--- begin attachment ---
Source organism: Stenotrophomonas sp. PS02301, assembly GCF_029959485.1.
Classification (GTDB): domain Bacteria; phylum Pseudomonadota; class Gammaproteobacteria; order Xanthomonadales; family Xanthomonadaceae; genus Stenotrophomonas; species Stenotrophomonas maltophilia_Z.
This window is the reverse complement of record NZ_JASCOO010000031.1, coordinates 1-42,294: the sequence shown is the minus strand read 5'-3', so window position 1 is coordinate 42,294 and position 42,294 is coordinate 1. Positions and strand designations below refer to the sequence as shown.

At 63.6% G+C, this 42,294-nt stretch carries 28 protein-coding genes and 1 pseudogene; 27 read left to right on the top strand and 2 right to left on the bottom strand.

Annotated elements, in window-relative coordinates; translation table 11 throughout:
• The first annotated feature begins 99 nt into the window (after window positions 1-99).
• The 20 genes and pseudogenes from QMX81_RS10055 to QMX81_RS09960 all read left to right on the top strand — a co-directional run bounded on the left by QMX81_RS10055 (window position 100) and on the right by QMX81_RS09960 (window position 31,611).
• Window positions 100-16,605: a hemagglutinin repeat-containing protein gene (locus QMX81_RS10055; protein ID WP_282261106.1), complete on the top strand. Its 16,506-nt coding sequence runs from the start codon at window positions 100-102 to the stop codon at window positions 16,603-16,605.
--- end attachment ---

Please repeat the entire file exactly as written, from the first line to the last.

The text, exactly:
Source organism: Stenotrophomonas sp. PS02301, assembly GCF_029959485.1.
Classification (GTDB): domain Bacteria; phylum Pseudomonadota; class Gammaproteobacteria; order Xanthomonadales; family Xanthomonadaceae; genus Stenotrophomonas; species Stenotrophomonas maltophilia_Z.
This window is the reverse complement of record NZ_JASCOO010000031.1, coordinates 1-42,294: the sequence shown is the minus strand read 5'-3', so window position 1 is coordinate 42,294 and position 42,294 is coordinate 1. Positions and strand designations below refer to the sequence as shown.

At 63.6% G+C, this 42,294-nt stretch carries 28 protein-coding genes and 1 pseudogene; 27 read left to right on the top strand and 2 right to left on the bottom strand.

Annotated elements, in window-relative coordinates; translation table 11 throughout:
• The first annotated feature begins 99 nt into the window (after window positions 1-99).
• The 20 genes and pseudogenes from QMX81_RS10055 to QMX81_RS09960 all read left to right on the top strand — a co-directional run bounded on the left by QMX81_RS10055 (window position 100) and on the right by QMX81_RS09960 (window position 31,611).
• Window positions 100-16,605: a hemagglutinin repeat-containing protein gene (locus QMX81_RS10055; protein ID WP_282261106.1), complete on the top strand. Its 16,506-nt coding sequence runs from the start codon at window positions 100-102 to the stop codon at window positions 16,603-16,605.